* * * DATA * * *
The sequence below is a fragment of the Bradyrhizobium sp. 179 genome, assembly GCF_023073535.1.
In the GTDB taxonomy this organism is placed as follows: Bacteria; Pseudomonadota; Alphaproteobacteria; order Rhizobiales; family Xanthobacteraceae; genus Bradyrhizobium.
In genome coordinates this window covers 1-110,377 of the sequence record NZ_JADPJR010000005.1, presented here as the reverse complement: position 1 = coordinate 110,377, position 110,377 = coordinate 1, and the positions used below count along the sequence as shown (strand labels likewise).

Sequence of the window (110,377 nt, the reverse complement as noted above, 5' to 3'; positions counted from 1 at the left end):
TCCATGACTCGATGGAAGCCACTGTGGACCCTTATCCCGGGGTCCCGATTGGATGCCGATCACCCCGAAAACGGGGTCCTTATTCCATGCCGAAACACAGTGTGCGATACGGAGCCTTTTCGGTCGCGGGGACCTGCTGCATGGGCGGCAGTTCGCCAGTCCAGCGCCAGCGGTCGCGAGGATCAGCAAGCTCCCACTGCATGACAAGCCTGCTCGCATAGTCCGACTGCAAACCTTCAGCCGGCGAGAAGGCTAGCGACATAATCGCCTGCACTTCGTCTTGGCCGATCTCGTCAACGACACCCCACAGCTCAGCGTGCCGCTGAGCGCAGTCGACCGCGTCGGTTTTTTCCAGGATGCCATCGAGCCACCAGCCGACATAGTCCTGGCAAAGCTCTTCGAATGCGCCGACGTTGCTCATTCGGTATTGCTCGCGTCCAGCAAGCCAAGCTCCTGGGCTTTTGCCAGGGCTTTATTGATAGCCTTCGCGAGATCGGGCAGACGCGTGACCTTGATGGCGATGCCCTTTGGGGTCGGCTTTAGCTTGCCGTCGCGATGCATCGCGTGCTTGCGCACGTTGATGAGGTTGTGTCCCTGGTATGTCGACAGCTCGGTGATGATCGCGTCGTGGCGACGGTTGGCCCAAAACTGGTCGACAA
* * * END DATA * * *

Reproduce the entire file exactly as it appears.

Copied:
The sequence below is a fragment of the Bradyrhizobium sp. 179 genome, assembly GCF_023073535.1.
In the GTDB taxonomy this organism is placed as follows: Bacteria; Pseudomonadota; Alphaproteobacteria; order Rhizobiales; family Xanthobacteraceae; genus Bradyrhizobium.
In genome coordinates this window covers 1-110,377 of the sequence record NZ_JADPJR010000005.1, presented here as the reverse complement: position 1 = coordinate 110,377, position 110,377 = coordinate 1, and the positions used below count along the sequence as shown (strand labels likewise).

Sequence of the window (110,377 nt, the reverse complement as noted above, 5' to 3'; positions counted from 1 at the left end):
TCCATGACTCGATGGAAGCCACTGTGGACCCTTATCCCGGGGTCCCGATTGGATGCCGATCACCCCGAAAACGGGGTCCTTATTCCATGCCGAAACACAGTGTGCGATACGGAGCCTTTTCGGTCGCGGGGACCTGCTGCATGGGCGGCAGTTCGCCAGTCCAGCGCCAGCGGTCGCGAGGATCAGCAAGCTCCCACTGCATGACAAGCCTGCTCGCATAGTCCGACTGCAAACCTTCAGCCGGCGAGAAGGCTAGCGACATAATCGCCTGCACTTCGTCTTGGCCGATCTCGTCAACGACACCCCACAGCTCAGCGTGCCGCTGAGCGCAGTCGACCGCGTCGGTTTTTTCCAGGATGCCATCGAGCCACCAGCCGACATAGTCCTGGCAAAGCTCTTCGAATGCGCCGACGTTGCTCATTCGGTATTGCTCGCGTCCAGCAAGCCAAGCTCCTGGGCTTTTGCCAGGGCTTTATTGATAGCCTTCGCGAGATCGGGCAGACGCGTGACCTTGATGGCGATGCCCTTTGGGGTCGGCTTTAGCTTGCCGTCGCGATGCATCGCGTGCTTGCGCACGTTGATGAGGTTGTGTCCCTGGTATGTCGACAGCTCGGTGATGATCGCGTCGTGGCGACGGTTGGCCCAAAACTGGTCGACAA